The Saban Theatre is a historic theatre in Beverly Hills, California, formerly known as the Fox Wilshire Theater. It is an Art Deco structure at the southeast corner of Wilshire Boulevard and Hamilton Drive designed by architect S. Charles Lee and is considered a classic Los Angeles landmark. Located on Wilshire Boulevard, the exterior of the building with its simple Art Deco ornamentation is one of the first buildings seen by pedestrians and drivers entering the eastern boundary of the city of Beverly Hills.
The Saban Theatre has been both a significant cultural and architectural landmark for Los Angeles and Beverly Hills since its opening as the Fox Wilshire Theatre on September 19, 1930. It was originally designed with 2500 seats by noted theatre architect S. Charles Lee to be a major film presentation house, even including a stage for Vaudeville acts before the films.
Over its 85-year history, the Saban has been the site of numerous film premieres, exclusive first-run film engagements, live concerts and touring Broadway shows. Despite several renovations, the interior remains mostly intact with its columned two-story rotunda lobby, spacious orchestra and balcony level seating for 2,000, and its silver, gold and black proscenium and organ screens. The connection with architect S. Charles Lee, a long-time resident of the city of Beverly Hills, makes the Saban significant also as an example of Lee’s transition from the French Regency style of the Tower Theatre and other Los Angeles Theatres to the nascent Art Deco style that would come to dominate movie palace architecture in the 1930s.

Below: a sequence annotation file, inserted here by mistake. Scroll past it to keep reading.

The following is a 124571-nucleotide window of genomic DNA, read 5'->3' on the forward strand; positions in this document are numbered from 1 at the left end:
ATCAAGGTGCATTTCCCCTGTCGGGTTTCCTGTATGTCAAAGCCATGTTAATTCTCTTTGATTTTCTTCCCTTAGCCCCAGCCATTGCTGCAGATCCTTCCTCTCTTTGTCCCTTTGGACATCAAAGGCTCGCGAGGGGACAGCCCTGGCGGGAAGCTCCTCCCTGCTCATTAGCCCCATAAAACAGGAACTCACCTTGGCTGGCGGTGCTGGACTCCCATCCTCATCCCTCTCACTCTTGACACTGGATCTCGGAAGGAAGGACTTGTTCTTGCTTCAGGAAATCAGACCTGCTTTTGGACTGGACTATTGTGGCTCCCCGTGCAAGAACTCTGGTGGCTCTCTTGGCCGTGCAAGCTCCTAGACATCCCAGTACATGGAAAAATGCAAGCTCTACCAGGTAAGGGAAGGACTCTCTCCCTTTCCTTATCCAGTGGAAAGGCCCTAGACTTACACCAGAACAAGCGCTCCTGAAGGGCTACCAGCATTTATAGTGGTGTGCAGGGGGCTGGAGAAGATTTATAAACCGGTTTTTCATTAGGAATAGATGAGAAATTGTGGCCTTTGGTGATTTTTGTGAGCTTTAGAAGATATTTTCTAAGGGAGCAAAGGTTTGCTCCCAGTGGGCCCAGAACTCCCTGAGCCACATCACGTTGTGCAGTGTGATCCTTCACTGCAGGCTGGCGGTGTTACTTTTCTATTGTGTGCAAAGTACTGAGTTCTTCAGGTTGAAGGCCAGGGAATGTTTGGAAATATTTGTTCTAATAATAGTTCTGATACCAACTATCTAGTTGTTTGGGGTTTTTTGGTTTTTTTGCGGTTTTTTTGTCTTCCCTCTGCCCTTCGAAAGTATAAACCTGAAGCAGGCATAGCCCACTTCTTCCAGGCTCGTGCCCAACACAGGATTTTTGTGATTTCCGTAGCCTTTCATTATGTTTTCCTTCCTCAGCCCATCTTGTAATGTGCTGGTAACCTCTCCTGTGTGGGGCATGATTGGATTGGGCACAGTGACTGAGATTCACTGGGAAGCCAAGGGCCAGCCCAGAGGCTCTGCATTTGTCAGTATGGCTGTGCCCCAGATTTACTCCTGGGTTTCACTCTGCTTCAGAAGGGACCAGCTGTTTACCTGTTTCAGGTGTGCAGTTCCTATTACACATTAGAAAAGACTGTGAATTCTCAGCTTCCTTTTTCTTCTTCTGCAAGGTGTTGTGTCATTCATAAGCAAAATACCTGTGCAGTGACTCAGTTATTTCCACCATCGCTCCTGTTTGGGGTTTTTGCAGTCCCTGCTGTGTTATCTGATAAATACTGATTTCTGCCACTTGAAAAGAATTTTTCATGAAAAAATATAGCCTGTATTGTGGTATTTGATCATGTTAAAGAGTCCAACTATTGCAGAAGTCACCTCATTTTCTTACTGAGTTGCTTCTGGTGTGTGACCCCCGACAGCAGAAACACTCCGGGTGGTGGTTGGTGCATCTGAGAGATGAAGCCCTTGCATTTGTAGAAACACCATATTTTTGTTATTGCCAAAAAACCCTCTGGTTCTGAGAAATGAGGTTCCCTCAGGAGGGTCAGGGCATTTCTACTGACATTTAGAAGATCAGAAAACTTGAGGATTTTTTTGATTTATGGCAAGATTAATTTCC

The Saban Theatre opened as the Fox Wilshire Theatre and for several decades was one of 20th Century Fox’s premiere theaters, serving as a movie palace until a 1981 renovation converted it into a stage venue. It was operated by the Nederlander Organization from 1981 to 1989. It is now regularly used as a live performance venue for comedy, music, television, film shoots, screenings, and community intercultural events such as PaleyFest. Temple of the Arts has owned and operated the theatre since 2005.In March 2009, owners announced that the Wilshire would be renamed the Saban Theatre in recognition of a $5 million grant from Haim and Cheryl Saban. The funds have been used to further restoration efforts on the orchestra,
In March 2009, owners announced that the Wilshire would be renamed the Saban Theatre in recognition of a $5 million grant from Haim and Cheryl Saban. The funds have been used to further restoration efforts on the orchestra, proscenium, and marquee. It also houses programs by Temple of the Arts, which aims to integrate the arts and Judaism.
Beverly Hills Performing Arts Center led the movement to have the city of Beverly Hills create a Historic Preservation Ordinance passing the Mills Act, which supports historic theatres. BHPAC secured placement of the venue on The Federal and State Registry of Historic Places and designation of the theatre as a Beverly Hills landmark. The building was listed on the National Register of Historic Places on April 3, 2012.